Now that I've had some time to take in Xcode and Objective-C, I really do appreciate most of the macOS programming APIs. The Xcode app itself is a mixed bag, with some rough edges and crashes for no good reason. But I appreciate what the NeXT developers, and the Apple devopers after that, have done. The APIs are not some hot mess of old and new smashed together like Win32 programming. Nearly all of the components I've worked with use good defaults and don't have weird idiosyncrasies. For someone who has done UI development completely in code with Gtk and FLTK, using drawn lines to connect code to events and connect objects to code was very foreign. Once you stop kicking and screaming against it, building macOS apps is almost a breeze compared to other IDEs and languages.
I know that Swift is the new(ish) hotness, but it seems like the language is still in a bit of flux, so I'll wait a while until it's more mature. Objective-C has been around for a long time and is pretty mature at this point, so I don't have to worry about big language changes and rewriting code because of it.
Time Machine is a super-useful backup system and has saved my bacon a few times. I find it kind of silly that you can't manually start a backup from the Time Machine preference panel, but instead have to initiate it from the menu bar item, if it's visible.
I wish there was an option to pause or completely stop 'photoanalysisd'. Sometimes this process keeps my Mini toasty warm and busy when I don't want it to be. In fact, having an option in Photos to disable photo analysis altogether would be very much appreciated.
A long time ago, I used to tell everyone how superior Apple's stuff was compared to commodity PC systems. I don't feel that way much anymore. I think macOS is, overall, a very good OS. From the time I had my ancient iMac to now, I can't think of more than one time I saw a kernel panic (similar to Window's 'BSOD'). While not as responsive and snappy as it once was, macOS has made some good incremental strides. The problem is the hardware.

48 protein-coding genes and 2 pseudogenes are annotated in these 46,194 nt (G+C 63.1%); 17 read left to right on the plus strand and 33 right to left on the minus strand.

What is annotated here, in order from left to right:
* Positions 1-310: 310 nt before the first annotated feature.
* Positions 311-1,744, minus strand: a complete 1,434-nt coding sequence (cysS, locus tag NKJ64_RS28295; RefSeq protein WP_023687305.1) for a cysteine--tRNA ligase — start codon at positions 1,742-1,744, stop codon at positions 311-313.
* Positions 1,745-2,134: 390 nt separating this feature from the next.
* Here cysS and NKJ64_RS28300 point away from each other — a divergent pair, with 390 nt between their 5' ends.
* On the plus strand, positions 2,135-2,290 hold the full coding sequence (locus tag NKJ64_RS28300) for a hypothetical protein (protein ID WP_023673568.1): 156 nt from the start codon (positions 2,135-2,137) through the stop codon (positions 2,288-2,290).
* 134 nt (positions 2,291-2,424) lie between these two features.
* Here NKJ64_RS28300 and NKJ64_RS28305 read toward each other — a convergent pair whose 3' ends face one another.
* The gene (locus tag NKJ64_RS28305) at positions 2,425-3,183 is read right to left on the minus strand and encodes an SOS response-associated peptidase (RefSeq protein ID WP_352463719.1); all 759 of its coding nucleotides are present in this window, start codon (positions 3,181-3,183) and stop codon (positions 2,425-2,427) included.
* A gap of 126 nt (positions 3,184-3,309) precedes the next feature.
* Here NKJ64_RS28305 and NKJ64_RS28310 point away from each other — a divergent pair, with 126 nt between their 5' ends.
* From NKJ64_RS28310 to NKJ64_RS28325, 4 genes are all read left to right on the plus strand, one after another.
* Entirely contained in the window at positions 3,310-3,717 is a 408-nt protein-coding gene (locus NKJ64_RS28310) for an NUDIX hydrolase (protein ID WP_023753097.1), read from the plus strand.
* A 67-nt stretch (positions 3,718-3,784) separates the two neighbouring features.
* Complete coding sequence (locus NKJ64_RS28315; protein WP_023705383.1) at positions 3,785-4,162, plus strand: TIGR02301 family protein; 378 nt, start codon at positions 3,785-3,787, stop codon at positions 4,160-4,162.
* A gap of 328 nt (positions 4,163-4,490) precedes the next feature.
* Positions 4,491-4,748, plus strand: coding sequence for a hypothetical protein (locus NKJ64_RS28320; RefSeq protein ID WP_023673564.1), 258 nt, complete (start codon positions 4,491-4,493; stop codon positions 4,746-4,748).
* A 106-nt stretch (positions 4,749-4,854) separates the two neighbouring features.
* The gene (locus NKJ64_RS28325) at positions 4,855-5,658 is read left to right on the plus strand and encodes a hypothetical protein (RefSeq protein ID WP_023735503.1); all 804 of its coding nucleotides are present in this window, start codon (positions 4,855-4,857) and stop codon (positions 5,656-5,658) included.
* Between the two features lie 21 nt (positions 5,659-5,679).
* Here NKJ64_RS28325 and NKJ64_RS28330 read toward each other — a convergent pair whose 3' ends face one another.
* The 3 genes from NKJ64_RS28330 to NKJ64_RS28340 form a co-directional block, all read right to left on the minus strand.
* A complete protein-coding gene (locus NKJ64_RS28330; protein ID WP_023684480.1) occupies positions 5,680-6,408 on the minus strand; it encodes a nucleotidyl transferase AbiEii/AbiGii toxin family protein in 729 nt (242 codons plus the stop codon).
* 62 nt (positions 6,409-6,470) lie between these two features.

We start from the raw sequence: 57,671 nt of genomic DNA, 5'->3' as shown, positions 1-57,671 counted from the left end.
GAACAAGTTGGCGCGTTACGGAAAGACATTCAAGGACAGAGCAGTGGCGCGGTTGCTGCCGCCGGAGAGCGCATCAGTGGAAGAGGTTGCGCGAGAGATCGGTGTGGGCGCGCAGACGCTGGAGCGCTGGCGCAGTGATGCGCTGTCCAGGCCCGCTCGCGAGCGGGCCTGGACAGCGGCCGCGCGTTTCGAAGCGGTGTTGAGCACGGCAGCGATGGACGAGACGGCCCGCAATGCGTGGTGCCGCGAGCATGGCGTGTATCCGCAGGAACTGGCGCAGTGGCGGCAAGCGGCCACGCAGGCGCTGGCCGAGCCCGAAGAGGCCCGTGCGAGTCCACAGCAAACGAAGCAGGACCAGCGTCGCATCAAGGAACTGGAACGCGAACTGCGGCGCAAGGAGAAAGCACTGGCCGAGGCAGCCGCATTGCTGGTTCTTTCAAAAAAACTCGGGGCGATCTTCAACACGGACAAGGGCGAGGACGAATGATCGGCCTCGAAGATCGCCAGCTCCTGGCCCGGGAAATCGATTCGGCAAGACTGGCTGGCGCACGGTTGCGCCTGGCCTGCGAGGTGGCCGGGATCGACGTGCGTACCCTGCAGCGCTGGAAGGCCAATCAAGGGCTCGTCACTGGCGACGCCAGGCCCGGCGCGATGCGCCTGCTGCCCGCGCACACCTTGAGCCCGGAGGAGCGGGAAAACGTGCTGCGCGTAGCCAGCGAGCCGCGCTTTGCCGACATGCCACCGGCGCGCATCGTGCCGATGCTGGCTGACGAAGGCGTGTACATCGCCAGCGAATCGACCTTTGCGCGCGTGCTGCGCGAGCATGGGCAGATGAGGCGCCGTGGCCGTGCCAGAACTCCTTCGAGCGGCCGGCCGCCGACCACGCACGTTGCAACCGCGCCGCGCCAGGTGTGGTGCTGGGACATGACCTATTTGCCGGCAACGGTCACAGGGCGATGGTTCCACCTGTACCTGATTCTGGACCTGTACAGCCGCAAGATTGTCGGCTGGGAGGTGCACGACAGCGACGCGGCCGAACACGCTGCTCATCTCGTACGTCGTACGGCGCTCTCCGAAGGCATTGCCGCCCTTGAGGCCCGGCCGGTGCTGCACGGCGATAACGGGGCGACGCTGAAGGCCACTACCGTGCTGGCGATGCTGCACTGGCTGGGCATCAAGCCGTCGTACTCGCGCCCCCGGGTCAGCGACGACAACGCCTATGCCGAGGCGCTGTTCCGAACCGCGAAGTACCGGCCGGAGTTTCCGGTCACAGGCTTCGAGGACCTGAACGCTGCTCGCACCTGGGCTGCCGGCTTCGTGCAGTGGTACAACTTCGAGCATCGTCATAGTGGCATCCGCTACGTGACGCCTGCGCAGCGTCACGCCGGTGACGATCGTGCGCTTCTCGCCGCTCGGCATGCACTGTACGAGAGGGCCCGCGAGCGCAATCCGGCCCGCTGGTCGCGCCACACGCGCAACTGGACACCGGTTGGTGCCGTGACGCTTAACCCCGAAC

From what I remember, Apple has always said that because they make both the hardware and software that the Mac computing experience is superior to someone running Windows. I don't know about that, though. As an IT guy, I have seen Windows work on a remarkable array of differing hardware, and it usually can run well despite the big differences in hardware. Based on news reports and reading Apple-centric forums, it seems like there's an awful lot of Apple hardware issues. So you're paying the 'Apple Tax' when you buy a Mac or iDevice and sometimes the hardware is buggier than commodity stuff. Sounds like a raw deal to me.
I don't regret purchasing this Mac Mini. For one it was used and the company selling it offered a pretty good price for it, considering it's an Apple product. Secondly, it allows me to use macOS without having to cobble together a Hackintosh. If you're fine getting software pieces and kexts from all over the place, and having Apple updates break stuff, I suppose a Hackintosh is fine and is probably superior to Apple hardware in most cases. I wanted something that was officially supported by Apple but wasn't $3,000. I settled for this Mini and it's providing me the expected level of mediocre performance. It's also relatively stable and I can do my day-to-day support business stuff on it. The user interface is pleasant and doesn't require me to tweak config and theme files to get the desired result.
Would I recommend someone else purchasing the same Mini and expecting decent performance? Probably not. It's an 'okay' computer with the Western Digital SSD I installed into it, but using it with the standard 5,400 RPM mechanical drive will make you say discouraging words and will cause you to dream of better systems. The dual-core 2.5 GHz processor is not very exciting and really makes you wonder why Apple didn't pay the small extra money to install a quad-core instead. I tolerate the sometimes slow performance because I need a Mac development machine without paying thousands of dollars. If the day comes when I'm blessed with the extra funds to purchase a better Mac, then I'll do it -- not a new one, though, a used one, because I really don't want to directly give Apple any of my money right now. If and when things change, I may also change my mind, but not right now.
As always, I'm a macOS fan, but not much of an Apple fan.
God bless you, and thank you for reading!